I have to question your statement that he should be back to work in March '10. I think that's overly optimistic. If he doesn't get a transplant and/or the cancer treatment isn't successful, he won't be able to work. And if he does get a transplant, it's unlikely that he would be able to return to work that soon...if ever. Read some of the posts from those whose loved ones have had transplants, and you will see what a very long road recovery is. I know you didn't sign up for this when you met your guy, so it will be up to you to decide if you are able to handle it. You will get lots of support and information here, though--that I can assure you. Dore, same goes for you.
Post Edited (hep93) : 9/28/2009 6:20:16 PM (GMT-6)
Thanks for the background, Debbie. It was, most likely, radiofrequency ablation that he received. Were the tumors 2 and 5 cm? Mine was 11.5 x 8.5 cm. So you can see how unlikely it was that anything would work for me.
I was a medical transcriptionist for 15 yrs. prior to getting SSD. That involves a lot of sitting, which I could no longer do after hip replacements. However, I can tell you that a sedentary job that requires a lot of focus and mental work can be just as tiring as an active job, if not more so.
Actually, Mayo claims to have the least amount of wait time for a liver in the U.S. I believe it's about two weeks, or was. The reason for this is that they will sometimes accept livers that are less than optimal.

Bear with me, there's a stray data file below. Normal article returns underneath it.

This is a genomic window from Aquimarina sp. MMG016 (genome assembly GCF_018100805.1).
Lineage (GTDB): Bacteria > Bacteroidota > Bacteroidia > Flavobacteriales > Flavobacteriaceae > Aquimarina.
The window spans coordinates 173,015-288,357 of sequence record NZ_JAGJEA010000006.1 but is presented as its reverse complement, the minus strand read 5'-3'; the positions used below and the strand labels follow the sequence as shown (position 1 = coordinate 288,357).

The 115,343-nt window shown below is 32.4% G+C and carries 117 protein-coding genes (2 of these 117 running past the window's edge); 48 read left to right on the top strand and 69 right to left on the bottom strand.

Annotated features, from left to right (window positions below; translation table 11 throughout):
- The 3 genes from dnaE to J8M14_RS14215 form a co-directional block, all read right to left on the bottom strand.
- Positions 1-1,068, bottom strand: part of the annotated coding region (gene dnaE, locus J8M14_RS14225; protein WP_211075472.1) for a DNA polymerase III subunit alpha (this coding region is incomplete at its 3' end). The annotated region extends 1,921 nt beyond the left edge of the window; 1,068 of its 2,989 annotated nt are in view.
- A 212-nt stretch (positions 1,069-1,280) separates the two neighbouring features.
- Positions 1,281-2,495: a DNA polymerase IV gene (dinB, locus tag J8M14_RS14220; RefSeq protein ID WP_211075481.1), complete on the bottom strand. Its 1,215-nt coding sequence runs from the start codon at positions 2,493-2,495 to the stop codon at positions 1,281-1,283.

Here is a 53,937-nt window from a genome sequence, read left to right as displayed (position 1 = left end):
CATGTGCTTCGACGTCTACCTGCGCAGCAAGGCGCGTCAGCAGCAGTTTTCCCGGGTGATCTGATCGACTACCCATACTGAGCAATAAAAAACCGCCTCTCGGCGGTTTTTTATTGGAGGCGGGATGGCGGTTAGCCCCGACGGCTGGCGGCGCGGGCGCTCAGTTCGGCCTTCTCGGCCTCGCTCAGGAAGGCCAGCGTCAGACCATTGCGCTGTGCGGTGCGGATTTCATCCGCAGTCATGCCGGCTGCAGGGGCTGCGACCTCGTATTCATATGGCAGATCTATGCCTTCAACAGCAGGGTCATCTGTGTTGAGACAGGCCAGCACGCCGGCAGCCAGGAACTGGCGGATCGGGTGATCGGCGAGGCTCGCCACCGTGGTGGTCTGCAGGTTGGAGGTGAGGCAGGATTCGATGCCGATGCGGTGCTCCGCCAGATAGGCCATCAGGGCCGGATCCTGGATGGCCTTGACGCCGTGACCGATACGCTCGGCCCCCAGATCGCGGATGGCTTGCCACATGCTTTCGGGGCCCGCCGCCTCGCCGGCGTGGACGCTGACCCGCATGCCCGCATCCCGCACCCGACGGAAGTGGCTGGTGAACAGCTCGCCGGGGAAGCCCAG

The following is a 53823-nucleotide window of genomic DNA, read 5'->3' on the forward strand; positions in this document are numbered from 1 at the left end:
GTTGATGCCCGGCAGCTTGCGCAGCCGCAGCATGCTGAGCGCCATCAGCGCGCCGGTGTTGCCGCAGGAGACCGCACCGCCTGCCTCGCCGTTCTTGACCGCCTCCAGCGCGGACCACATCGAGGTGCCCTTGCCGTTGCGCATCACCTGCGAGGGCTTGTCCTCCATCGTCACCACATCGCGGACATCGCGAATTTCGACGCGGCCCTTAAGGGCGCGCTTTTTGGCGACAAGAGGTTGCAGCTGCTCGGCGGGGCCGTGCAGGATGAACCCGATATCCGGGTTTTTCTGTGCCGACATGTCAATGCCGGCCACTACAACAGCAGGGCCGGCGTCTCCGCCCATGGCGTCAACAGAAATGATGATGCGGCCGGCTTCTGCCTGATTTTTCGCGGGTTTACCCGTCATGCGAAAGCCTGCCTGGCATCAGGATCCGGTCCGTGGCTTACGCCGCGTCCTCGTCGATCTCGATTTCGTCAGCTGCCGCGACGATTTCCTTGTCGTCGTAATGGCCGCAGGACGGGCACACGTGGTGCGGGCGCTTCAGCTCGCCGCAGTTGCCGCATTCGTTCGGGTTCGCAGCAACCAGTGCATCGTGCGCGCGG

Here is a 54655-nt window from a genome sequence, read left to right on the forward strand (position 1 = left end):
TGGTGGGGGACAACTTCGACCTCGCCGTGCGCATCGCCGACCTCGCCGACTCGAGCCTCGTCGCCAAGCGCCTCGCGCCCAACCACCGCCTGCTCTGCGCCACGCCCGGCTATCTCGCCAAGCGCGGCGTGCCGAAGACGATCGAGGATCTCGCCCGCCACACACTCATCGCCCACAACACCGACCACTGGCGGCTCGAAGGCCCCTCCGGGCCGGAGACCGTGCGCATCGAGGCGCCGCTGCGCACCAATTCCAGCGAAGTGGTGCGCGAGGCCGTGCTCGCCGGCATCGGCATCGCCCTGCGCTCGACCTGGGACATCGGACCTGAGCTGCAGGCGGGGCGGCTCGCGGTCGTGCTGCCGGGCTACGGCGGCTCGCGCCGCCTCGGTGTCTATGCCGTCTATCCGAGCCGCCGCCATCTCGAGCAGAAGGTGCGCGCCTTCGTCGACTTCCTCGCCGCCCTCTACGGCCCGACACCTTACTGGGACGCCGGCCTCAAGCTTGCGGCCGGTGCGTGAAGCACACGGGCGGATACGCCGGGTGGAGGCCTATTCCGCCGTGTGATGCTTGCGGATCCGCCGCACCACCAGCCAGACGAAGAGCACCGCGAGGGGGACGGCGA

I hope your guy does get transplanted soon, but even so I think it is really optimistic to think he will be able to return to work by March. I have yet to read about one person who has gone through transplant w/o setbacks and other problems, including my brother-in-law.
Have they made any mention of surgery regarding the tumors? I know they don't like to remove them if they are more than 2 cm. However, they could remove part or all of the lobe they are in and he can live with just one lobe, as I am doing. Of course, transplant would make cancer surgery unnecessary, but it really depends on how long he has to wait for a liver and how fast the tumors are growing. You said they are slow growing, which is good. Mine we're not sure. The previous year, the tumor did not show up. Personally, I think the radiologist missed it, as it grew very little from the time I was diagnosed until I had the first treatment--which was about 9 mos. So to grow from nothing to the size where it was taking up the entire rt. lobe and spreading into the vena cava in a year's time seems a little far-fetched for a slow-growing tumor.
Just because he feels poorly is no reason to take it out on you. You need to let him know that. However, if his ammonia level is a problem, then he doesn't even know how he is behaving...so you just have to let it slide and try to get away for a few minutes so you don't blow up.
I was just asking about the Compassionate Allowance thing for my information. I am already on SS and Medicare, with some help from Medicaid.
I hope the houseguests will be a help and not another thing for you to take care of.
Post Edited (hep93) : 9/28/2009 6:45:29 PM (GMT-6)